Gender within pathology l.jpg
Gender within Pathology Gambling

*** All differences significant to .001.

Johnson & Westphal 2001


Ethnicity within pathology l.jpg
Ethnicity within Pathology Gambling

*** All differences significant to .001.

Johnson & Westphal 2001


Gender ethnicity within pathology l.jpg
Gender & Ethnicity Within Pathology Gambling

***

**

Johnson & Westphal 2001


Frequency ethnicity gender l.jpg
Frequency, Ethnicity & Gender Gambling

  • School & justice samples of adolescents were pooled

  • Categorical regressions were performed on estimated pathological classification (using DSM IV-J) on each game with frequency of play, ethnicity, & gender as predictors

  • Some sub-groups showed more frequent participation, yet frequency alone was not a significant predictor of pathology apart from gender & ethnicity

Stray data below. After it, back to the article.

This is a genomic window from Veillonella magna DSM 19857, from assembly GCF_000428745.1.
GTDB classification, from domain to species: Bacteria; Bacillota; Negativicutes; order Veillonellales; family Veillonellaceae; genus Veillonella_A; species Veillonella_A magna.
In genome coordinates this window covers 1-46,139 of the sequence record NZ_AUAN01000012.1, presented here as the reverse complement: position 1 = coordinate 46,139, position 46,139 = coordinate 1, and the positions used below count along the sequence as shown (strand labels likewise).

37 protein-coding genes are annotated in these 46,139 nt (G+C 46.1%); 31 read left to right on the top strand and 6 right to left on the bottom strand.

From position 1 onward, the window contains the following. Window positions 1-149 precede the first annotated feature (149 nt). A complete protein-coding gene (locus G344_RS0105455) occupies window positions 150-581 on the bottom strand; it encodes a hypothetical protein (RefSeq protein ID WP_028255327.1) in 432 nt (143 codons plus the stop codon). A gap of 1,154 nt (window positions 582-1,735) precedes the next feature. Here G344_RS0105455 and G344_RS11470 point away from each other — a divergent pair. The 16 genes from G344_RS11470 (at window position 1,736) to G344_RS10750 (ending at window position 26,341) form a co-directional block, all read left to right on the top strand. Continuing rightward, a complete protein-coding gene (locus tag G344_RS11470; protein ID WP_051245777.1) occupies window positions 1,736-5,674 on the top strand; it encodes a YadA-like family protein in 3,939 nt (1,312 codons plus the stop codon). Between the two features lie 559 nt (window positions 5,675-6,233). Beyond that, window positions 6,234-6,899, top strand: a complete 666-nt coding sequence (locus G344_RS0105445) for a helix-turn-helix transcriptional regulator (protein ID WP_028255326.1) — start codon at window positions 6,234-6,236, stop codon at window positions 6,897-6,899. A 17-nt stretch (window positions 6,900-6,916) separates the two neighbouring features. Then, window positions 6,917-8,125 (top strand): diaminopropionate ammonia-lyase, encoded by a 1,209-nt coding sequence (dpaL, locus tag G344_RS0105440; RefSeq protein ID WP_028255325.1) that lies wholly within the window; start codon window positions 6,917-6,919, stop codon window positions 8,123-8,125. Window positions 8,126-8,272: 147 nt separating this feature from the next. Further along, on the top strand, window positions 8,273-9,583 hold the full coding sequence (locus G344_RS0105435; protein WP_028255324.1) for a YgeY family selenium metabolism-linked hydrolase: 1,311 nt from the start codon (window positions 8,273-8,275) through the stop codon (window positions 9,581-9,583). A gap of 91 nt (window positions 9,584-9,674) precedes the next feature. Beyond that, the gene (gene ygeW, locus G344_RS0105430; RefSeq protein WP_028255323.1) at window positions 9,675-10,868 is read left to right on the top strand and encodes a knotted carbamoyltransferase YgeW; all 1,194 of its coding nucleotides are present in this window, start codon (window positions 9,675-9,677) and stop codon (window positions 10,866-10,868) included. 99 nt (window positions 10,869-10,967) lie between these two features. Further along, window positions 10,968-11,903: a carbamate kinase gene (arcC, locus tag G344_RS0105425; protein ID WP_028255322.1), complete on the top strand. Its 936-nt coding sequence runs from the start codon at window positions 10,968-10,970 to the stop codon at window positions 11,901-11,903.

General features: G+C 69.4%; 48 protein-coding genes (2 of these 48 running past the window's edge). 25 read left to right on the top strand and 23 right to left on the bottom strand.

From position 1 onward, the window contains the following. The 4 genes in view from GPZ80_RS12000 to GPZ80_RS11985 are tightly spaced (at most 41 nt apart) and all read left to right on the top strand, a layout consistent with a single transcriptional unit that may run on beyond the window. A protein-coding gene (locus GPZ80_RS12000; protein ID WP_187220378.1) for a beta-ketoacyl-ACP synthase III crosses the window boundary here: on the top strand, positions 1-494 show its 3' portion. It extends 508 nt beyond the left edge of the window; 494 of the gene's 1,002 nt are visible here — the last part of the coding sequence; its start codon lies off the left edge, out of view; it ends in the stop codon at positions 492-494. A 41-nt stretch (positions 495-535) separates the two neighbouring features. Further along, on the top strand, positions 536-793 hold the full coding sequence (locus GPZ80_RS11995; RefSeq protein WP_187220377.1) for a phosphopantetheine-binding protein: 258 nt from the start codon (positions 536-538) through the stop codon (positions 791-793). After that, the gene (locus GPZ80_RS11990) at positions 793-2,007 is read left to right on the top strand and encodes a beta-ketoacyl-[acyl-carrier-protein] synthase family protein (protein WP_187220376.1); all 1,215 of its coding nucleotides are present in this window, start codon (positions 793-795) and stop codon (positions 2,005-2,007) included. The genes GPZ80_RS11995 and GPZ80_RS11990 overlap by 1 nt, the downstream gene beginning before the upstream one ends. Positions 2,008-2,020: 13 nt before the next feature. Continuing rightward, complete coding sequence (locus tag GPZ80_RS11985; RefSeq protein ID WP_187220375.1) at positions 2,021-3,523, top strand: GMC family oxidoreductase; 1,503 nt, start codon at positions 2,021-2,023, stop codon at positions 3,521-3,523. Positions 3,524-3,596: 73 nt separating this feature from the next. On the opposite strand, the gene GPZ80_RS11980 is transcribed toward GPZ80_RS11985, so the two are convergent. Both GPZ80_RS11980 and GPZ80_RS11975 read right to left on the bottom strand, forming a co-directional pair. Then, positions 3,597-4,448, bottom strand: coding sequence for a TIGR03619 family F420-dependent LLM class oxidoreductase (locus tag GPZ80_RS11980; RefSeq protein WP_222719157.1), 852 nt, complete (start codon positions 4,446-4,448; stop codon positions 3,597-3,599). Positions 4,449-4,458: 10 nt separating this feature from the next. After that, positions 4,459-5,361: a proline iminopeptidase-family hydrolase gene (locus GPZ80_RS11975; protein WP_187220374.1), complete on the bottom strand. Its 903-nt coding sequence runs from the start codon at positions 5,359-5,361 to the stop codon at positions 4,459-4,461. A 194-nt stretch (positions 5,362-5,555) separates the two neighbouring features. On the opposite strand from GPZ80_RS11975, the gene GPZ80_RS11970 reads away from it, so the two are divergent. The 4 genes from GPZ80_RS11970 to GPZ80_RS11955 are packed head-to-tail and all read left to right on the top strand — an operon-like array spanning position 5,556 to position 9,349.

Johnson & Westphal 2001


Layout l.jpg
Layout Gambling

Johnson & Westphal 2001


Slide28 l.jpg

Adolescents Gambling

Johnson & Westphal 2001


Slide29 l.jpg

Males Gambling

Johnson & Westphal 2001


Slide30 l.jpg

Females Gambling

Johnson & Westphal 2001


Slide31 l.jpg

African American Gambling

Johnson & Westphal 2001


Slide32 l.jpg

Caucasian Gambling

Johnson & Westphal 2001


Slide33 l.jpg

Native American Gambling

Johnson & Westphal 2001


Slide34 l.jpg

African American Males Gambling

Johnson & Westphal 2001


Slide35 l.jpg

African American Females Gambling

Johnson & Westphal 2001


Slide36 l.jpg

Caucasian Males Gambling

Johnson & Westphal 2001


Slide37 l.jpg

Caucasian Females Gambling